The lowest match (in terms of importance) was between Bull Dempsy and Baron Corbin. These two have been feuding for months now. On RAW that would mean the two of them would compete on free TV, either trading wins or just ending in a disqualification. After seeing them compete 12 times in a month, with no promo time, vignettes, or in-ring arguments/confrontations, they would then have a match on PPV (now on the Network), where fans would be expected to see them compete again, this time for a price. It’s madness.

On NXT Corbin and Dempsy had a real storyline (a confident hero vs an insecure heel). It had progression, twists and turns, and spread across other matches and storylines. There were backstage segments, commentary hyped it up and when the time came for them to meet, even though it was a rematch, the crowd was excited about it. Keep in mind that everyone knew going in that was probably going to be the weakest “wrestling match” on the show, featuring the least important characters on the show. It didn’t matter: Because care was given to the story by the writers, care was had by the fans toward the match.

The main-event scene on NXT could not be hotter, either. On WWE programming the top babyfaces are usually some combination of stupid, jerk or misogynist. Even Daniel Bryan, the most pure and universally popular babyface since The Rock in 2001, has been showing tendencies that are heelish (arrogance, sarcasm toward other babyfaces, etc). It’s like the crack team of WWE writers don’t know how to make a hero…heroic. Cena is the worst, and any time he comes up against a heel female character I cringe and hope my 8 year old son (who adores Cena) doesn’t listen to his anti-women tirades.


While there is a lot of attention paid to the main event scene on WWE programming (often to the detriment of the midcard), there are few truly captivating stories anymore, because of the so-called “even steven booking.” Main event guy-A loses to main-event guy-B, so the next month they announce a rematch so that main event guy-A can get his win back. No one is elevated, no one is advanced. Everything just remains static. Cena loses to Lesnar in horrific fashion at Summerslam, comes back happy and jokey right after, gets a rematch and is booked to essentially win the match but for interference. Even steven, nothing is advanced.

On NXT, the top guys go on journeys. They lose along the way, they stumble—even fall—but we watch them pick themselves up and win in the end. Because of those stories, the goodguys are actually liked. Fans went ballistic to see Sami Zayn finally win the NXT title a few months ago. That was a journey that told the story of a guy who could win his opponent’s respect but not the match. He engaged in a cold war with close friend and champion, Adrian Neville, where the champ was willing to do what was necessary to win, even if that meant doing a few heelish things.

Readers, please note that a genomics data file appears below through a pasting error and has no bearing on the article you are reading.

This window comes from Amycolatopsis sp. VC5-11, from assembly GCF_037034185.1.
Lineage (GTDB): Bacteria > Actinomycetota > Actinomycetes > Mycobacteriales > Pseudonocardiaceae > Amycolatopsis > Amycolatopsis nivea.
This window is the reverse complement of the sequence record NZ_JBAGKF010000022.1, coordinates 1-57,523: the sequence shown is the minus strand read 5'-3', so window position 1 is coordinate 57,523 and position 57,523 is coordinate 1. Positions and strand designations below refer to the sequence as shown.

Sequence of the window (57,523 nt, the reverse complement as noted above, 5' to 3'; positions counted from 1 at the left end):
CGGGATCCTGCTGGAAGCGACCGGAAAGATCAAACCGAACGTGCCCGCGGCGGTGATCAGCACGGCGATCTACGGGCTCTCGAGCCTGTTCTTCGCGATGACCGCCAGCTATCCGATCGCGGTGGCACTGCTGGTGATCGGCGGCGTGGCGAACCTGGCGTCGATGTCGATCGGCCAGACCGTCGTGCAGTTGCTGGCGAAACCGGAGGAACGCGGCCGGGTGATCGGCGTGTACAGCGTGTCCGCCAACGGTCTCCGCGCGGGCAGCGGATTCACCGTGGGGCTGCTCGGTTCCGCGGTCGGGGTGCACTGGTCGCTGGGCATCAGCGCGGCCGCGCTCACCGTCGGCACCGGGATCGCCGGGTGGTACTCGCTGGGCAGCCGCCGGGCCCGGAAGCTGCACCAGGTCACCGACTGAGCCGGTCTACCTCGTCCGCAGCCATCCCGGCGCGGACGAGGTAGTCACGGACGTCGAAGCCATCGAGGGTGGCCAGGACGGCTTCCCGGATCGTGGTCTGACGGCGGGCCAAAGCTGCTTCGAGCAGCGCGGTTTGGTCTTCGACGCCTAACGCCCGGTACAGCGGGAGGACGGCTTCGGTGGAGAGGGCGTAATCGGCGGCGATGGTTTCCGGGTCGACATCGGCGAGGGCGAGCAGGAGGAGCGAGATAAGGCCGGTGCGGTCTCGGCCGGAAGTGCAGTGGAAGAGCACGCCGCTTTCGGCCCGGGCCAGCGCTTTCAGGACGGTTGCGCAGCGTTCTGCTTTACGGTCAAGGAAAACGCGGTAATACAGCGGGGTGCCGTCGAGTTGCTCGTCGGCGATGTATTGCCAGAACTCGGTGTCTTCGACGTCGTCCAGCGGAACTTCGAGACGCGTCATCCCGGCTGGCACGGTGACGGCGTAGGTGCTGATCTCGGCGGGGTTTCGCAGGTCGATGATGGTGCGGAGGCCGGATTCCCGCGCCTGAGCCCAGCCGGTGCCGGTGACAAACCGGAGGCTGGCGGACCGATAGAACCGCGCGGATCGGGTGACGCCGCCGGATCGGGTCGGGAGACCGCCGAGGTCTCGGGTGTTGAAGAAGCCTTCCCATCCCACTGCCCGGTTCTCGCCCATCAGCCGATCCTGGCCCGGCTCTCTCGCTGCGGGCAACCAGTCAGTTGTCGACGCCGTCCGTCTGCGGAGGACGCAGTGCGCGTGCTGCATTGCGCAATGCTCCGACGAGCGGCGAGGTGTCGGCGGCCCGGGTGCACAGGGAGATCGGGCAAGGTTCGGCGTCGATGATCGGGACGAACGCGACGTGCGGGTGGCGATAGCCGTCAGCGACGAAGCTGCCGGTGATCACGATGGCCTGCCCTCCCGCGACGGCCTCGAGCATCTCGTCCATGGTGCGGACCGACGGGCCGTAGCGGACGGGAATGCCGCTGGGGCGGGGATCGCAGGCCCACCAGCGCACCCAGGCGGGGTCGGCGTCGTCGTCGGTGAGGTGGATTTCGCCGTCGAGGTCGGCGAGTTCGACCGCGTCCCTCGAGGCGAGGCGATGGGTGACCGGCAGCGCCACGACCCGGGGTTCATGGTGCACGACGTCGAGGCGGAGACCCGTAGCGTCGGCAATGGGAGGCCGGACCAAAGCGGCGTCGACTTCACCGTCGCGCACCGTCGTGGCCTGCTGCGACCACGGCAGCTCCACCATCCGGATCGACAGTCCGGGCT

Unlike on the main shows, where the faces act like jerks but are booked like heroes, on NXT the heroes can act like jerks and get called out on it. Zayn finally won the title by being true to himself and earned the praise of the crowd when he did. He’s a pure babyface that is cheered by all the fans, something Cena hasn’t experienced in a decade. Bayley’s journey toward the NXT Women’s title mirrors a lot of the same journey, and in fact the character herself acknowledged being inspired by seeing Sami show a little mean streak. That’s a commitment to intra-show continuity that RAW would never touch. On NXT, it added an extra layer to the most beloved woman on the roster.


But for all the success NXT is having, they aren’t attaining it by rewriting the rules. They are simply using the tried and true, old school methods that worked in the past. Back in the days when Vince and Pat Patterson would sketch out months of storylines, and then make minor corrections as they went, the product had a more epic feel. Characters were allowed to grow and evolve, wrestling didn’t happen just to fill time on a three hour show, it happened to enhance the stories being told between the characters.

What’s so ironic is Vince decries so-called “wrestling for wrestling’s sake” but that’s exactly what we get every Monday night. Two wrestlers or two teams go out there for 10 minutes with little story or reason for being other than to fill time in a segment. Commentary might say those two are “feuding” but really all they’re doing is “wrestling over and over and over” with no story being advanced in the process. It’s “sports” but it’s not “entertainment.” It’s a new age creative direction that is suffocating his empire.

If you want real sports-entertainment, the old school NXT is the place to find it.